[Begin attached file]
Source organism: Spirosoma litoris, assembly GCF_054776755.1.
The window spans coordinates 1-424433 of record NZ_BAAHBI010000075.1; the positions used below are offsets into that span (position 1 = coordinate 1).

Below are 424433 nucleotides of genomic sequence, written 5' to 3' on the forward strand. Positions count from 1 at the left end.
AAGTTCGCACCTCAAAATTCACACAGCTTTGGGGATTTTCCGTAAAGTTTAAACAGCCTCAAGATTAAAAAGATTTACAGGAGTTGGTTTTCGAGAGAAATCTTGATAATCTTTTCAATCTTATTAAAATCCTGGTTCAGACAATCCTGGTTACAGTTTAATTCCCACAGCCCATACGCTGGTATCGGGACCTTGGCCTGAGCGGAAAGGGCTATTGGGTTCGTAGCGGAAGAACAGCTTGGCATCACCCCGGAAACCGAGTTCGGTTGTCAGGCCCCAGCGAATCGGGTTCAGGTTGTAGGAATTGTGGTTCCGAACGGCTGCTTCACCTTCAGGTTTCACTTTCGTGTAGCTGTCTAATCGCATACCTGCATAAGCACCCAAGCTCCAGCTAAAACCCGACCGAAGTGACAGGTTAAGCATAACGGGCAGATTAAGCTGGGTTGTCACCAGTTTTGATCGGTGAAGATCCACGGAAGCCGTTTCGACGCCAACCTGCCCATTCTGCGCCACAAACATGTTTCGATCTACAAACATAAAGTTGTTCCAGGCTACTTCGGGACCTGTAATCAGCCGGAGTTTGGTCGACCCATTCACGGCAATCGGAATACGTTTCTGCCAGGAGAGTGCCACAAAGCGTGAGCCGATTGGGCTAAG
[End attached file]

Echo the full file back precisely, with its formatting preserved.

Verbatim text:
Source organism: Spirosoma litoris, assembly GCF_054776755.1.
The window spans coordinates 1-424433 of record NZ_BAAHBI010000075.1; the positions used below are offsets into that span (position 1 = coordinate 1).

Below are 424433 nucleotides of genomic sequence, written 5' to 3' on the forward strand. Positions count from 1 at the left end.
AAGTTCGCACCTCAAAATTCACACAGCTTTGGGGATTTTCCGTAAAGTTTAAACAGCCTCAAGATTAAAAAGATTTACAGGAGTTGGTTTTCGAGAGAAATCTTGATAATCTTTTCAATCTTATTAAAATCCTGGTTCAGACAATCCTGGTTACAGTTTAATTCCCACAGCCCATACGCTGGTATCGGGACCTTGGCCTGAGCGGAAAGGGCTATTGGGTTCGTAGCGGAAGAACAGCTTGGCATCACCCCGGAAACCGAGTTCGGTTGTCAGGCCCCAGCGAATCGGGTTCAGGTTGTAGGAATTGTGGTTCCGAACGGCTGCTTCACCTTCAGGTTTCACTTTCGTGTAGCTGTCTAATCGCATACCTGCATAAGCACCCAAGCTCCAGCTAAAACCCGACCGAAGTGACAGGTTAAGCATAACGGGCAGATTAAGCTGGGTTGTCACCAGTTTTGATCGGTGAAGATCCACGGAAGCCGTTTCGACGCCAACCTGCCCATTCTGCGCCACAAACATGTTTCGATCTACAAACATAAAGTTGTTCCAGGCTACTTCGGGACCTGTAATCAGCCGGAGTTTGGTCGACCCATTCACGGCAATCGGAATACGTTTCTGCCAGGAGAGTGCCACAAAGCGTGAGCCGATTGGGCTAAG